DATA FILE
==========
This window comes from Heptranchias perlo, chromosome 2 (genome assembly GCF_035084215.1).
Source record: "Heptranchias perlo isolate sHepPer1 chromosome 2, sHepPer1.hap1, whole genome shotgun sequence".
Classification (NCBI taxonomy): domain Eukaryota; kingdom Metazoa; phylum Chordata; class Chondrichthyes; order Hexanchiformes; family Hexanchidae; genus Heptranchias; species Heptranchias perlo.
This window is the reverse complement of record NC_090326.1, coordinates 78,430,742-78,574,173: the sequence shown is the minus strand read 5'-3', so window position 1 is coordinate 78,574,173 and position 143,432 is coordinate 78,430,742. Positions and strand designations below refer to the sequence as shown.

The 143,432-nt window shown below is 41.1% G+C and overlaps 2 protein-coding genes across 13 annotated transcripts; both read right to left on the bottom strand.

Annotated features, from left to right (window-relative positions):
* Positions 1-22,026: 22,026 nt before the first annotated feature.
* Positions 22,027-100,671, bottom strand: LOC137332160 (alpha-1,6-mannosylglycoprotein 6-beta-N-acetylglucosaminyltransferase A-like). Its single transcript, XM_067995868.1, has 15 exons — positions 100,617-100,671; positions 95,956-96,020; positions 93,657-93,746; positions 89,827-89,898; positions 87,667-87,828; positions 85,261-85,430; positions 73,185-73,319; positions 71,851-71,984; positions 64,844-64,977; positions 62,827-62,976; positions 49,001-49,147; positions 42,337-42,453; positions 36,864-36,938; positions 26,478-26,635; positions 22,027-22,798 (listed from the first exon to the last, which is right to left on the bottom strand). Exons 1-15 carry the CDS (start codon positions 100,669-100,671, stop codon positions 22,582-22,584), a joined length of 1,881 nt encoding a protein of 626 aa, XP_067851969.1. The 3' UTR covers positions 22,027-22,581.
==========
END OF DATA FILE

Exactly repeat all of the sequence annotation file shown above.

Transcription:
This window comes from Heptranchias perlo, chromosome 2 (genome assembly GCF_035084215.1).
Source record: "Heptranchias perlo isolate sHepPer1 chromosome 2, sHepPer1.hap1, whole genome shotgun sequence".
Classification (NCBI taxonomy): domain Eukaryota; kingdom Metazoa; phylum Chordata; class Chondrichthyes; order Hexanchiformes; family Hexanchidae; genus Heptranchias; species Heptranchias perlo.
This window is the reverse complement of record NC_090326.1, coordinates 78,430,742-78,574,173: the sequence shown is the minus strand read 5'-3', so window position 1 is coordinate 78,574,173 and position 143,432 is coordinate 78,430,742. Positions and strand designations below refer to the sequence as shown.

The 143,432-nt window shown below is 41.1% G+C and overlaps 2 protein-coding genes across 13 annotated transcripts; both read right to left on the bottom strand.

Annotated features, from left to right (window-relative positions):
* Positions 1-22,026: 22,026 nt before the first annotated feature.
* Positions 22,027-100,671, bottom strand: LOC137332160 (alpha-1,6-mannosylglycoprotein 6-beta-N-acetylglucosaminyltransferase A-like). Its single transcript, XM_067995868.1, has 15 exons — positions 100,617-100,671; positions 95,956-96,020; positions 93,657-93,746; positions 89,827-89,898; positions 87,667-87,828; positions 85,261-85,430; positions 73,185-73,319; positions 71,851-71,984; positions 64,844-64,977; positions 62,827-62,976; positions 49,001-49,147; positions 42,337-42,453; positions 36,864-36,938; positions 26,478-26,635; positions 22,027-22,798 (listed from the first exon to the last, which is right to left on the bottom strand). Exons 1-15 carry the CDS (start codon positions 100,669-100,671, stop codon positions 22,582-22,584), a joined length of 1,881 nt encoding a protein of 626 aa, XP_067851969.1. The 3' UTR covers positions 22,027-22,581.